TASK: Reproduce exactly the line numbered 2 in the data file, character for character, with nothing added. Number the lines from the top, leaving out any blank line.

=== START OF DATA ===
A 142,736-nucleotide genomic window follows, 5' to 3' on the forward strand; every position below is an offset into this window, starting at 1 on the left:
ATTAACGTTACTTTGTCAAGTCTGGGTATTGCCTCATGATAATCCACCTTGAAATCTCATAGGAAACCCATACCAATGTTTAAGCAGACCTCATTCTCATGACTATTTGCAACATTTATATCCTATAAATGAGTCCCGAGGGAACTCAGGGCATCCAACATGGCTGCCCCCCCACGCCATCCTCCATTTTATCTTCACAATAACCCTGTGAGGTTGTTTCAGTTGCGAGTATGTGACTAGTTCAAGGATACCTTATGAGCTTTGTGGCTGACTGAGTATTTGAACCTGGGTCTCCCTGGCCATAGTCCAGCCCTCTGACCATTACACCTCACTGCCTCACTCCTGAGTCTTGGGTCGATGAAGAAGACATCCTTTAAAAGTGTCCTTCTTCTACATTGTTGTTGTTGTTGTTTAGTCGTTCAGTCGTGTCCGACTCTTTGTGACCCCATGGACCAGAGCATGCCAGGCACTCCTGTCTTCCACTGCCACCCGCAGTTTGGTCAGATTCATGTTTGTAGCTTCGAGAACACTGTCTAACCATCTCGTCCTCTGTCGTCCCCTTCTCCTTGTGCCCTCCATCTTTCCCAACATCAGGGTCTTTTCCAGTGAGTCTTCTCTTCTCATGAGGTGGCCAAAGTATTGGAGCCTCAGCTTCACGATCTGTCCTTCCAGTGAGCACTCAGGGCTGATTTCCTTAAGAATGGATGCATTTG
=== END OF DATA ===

ATTAACGTTACTTTGTCAAGTCTGGGTATTGCCTCATGATAATCCACCTTGAAATCTCATAGGAAACCCATACCAATGTTTAAGCAGACCTCATTCTCATGACTATTTGCAACATTTATATCCTATAAATGAGTCCCGAGGGAACTCAGGGCATCCAACATGGCTGCCCCCCCACGCCATCCTCCATTTTATCTTCACAATAACCCTGTGAGGTTGTTTCAGTTGCGAGTATGTGACTAGTTCAAGGATACCTTATGAGCTTTGTGGCTGACTGAGTATTTGAACCTGGGTCTCCCTGGCCATAGTCCAGCCCTCTGACCATTACACCTCACTGCCTCACTCCTGAGTCTTGGGTCGATGAAGAAGACATCCTTTAAAAGTGTCCTTCTTCTACATTGTTGTTGTTGTTGTTTAGTCGTTCAGTCGTGTCCGACTCTTTGTGACCCCATGGACCAGAGCATGCCAGGCACTCCTGTCTTCCACTGCCACCCGCAGTTTGGTCAGATTCATGTTTGTAGCTTCGAGAACACTGTCTAACCATCTCGTCCTCTGTCGTCCCCTTCTCCTTGTGCCCTCCATCTTTCCCAACATCAGGGTCTTTTCCAGTGAGTCTTCTCTTCTCATGAGGTGGCCAAAGTATTGGAGCCTCAGCTTCACGATCTGTCCTTCCAGTGAGCACTCAGGGCTGATTTCCTTAAGAATGGATGCATTTG